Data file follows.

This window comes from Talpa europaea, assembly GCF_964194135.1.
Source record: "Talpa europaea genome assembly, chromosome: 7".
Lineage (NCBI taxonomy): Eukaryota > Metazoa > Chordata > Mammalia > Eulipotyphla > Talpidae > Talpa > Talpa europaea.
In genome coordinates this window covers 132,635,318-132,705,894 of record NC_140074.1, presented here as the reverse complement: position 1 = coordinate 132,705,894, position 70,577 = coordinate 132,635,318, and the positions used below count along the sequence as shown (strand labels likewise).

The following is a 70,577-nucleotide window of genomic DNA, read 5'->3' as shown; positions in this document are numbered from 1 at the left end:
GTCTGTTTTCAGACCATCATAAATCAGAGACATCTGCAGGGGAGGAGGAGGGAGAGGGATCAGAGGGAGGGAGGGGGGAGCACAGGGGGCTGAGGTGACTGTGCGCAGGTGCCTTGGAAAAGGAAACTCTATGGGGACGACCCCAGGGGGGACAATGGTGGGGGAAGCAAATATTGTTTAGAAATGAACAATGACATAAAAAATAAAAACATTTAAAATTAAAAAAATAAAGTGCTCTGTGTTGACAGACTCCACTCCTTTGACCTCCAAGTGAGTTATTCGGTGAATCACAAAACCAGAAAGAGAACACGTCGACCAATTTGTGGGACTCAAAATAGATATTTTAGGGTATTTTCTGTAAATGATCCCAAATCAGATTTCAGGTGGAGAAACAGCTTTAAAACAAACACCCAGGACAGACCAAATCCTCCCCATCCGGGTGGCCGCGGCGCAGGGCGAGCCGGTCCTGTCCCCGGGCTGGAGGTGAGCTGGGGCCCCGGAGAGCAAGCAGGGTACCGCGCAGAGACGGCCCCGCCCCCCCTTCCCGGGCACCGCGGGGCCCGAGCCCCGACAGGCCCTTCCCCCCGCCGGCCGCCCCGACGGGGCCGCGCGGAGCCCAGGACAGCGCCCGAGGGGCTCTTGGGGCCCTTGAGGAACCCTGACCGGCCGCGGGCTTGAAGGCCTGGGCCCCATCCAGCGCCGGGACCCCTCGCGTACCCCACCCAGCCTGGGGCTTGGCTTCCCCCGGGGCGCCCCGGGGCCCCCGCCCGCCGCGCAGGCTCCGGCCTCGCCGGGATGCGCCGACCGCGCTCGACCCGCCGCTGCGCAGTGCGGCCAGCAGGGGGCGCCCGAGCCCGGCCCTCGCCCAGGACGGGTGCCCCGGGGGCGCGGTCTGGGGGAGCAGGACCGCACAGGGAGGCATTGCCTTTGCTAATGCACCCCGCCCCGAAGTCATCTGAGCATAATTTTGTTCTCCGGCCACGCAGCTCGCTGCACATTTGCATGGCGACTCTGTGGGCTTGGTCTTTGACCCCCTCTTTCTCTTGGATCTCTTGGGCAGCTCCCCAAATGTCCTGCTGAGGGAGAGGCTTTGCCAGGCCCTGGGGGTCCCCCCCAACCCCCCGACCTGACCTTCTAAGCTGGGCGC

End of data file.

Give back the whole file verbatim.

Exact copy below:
This window comes from Talpa europaea, assembly GCF_964194135.1.
Source record: "Talpa europaea genome assembly, chromosome: 7".
Lineage (NCBI taxonomy): Eukaryota > Metazoa > Chordata > Mammalia > Eulipotyphla > Talpidae > Talpa > Talpa europaea.
In genome coordinates this window covers 132,635,318-132,705,894 of record NC_140074.1, presented here as the reverse complement: position 1 = coordinate 132,705,894, position 70,577 = coordinate 132,635,318, and the positions used below count along the sequence as shown (strand labels likewise).

The following is a 70,577-nucleotide window of genomic DNA, read 5'->3' as shown; positions in this document are numbered from 1 at the left end:
GTCTGTTTTCAGACCATCATAAATCAGAGACATCTGCAGGGGAGGAGGAGGGAGAGGGATCAGAGGGAGGGAGGGGGGAGCACAGGGGGCTGAGGTGACTGTGCGCAGGTGCCTTGGAAAAGGAAACTCTATGGGGACGACCCCAGGGGGGACAATGGTGGGGGAAGCAAATATTGTTTAGAAATGAACAATGACATAAAAAATAAAAACATTTAAAATTAAAAAAATAAAGTGCTCTGTGTTGACAGACTCCACTCCTTTGACCTCCAAGTGAGTTATTCGGTGAATCACAAAACCAGAAAGAGAACACGTCGACCAATTTGTGGGACTCAAAATAGATATTTTAGGGTATTTTCTGTAAATGATCCCAAATCAGATTTCAGGTGGAGAAACAGCTTTAAAACAAACACCCAGGACAGACCAAATCCTCCCCATCCGGGTGGCCGCGGCGCAGGGCGAGCCGGTCCTGTCCCCGGGCTGGAGGTGAGCTGGGGCCCCGGAGAGCAAGCAGGGTACCGCGCAGAGACGGCCCCGCCCCCCCTTCCCGGGCACCGCGGGGCCCGAGCCCCGACAGGCCCTTCCCCCCGCCGGCCGCCCCGACGGGGCCGCGCGGAGCCCAGGACAGCGCCCGAGGGGCTCTTGGGGCCCTTGAGGAACCCTGACCGGCCGCGGGCTTGAAGGCCTGGGCCCCATCCAGCGCCGGGACCCCTCGCGTACCCCACCCAGCCTGGGGCTTGGCTTCCCCCGGGGCGCCCCGGGGCCCCCGCCCGCCGCGCAGGCTCCGGCCTCGCCGGGATGCGCCGACCGCGCTCGACCCGCCGCTGCGCAGTGCGGCCAGCAGGGGGCGCCCGAGCCCGGCCCTCGCCCAGGACGGGTGCCCCGGGGGCGCGGTCTGGGGGAGCAGGACCGCACAGGGAGGCATTGCCTTTGCTAATGCACCCCGCCCCGAAGTCATCTGAGCATAATTTTGTTCTCCGGCCACGCAGCTCGCTGCACATTTGCATGGCGACTCTGTGGGCTTGGTCTTTGACCCCCTCTTTCTCTTGGATCTCTTGGGCAGCTCCCCAAATGTCCTGCTGAGGGAGAGGCTTTGCCAGGCCCTGGGGGTCCCCCCCAACCCCCCGACCTGACCTTCTAAGCTGGGCGC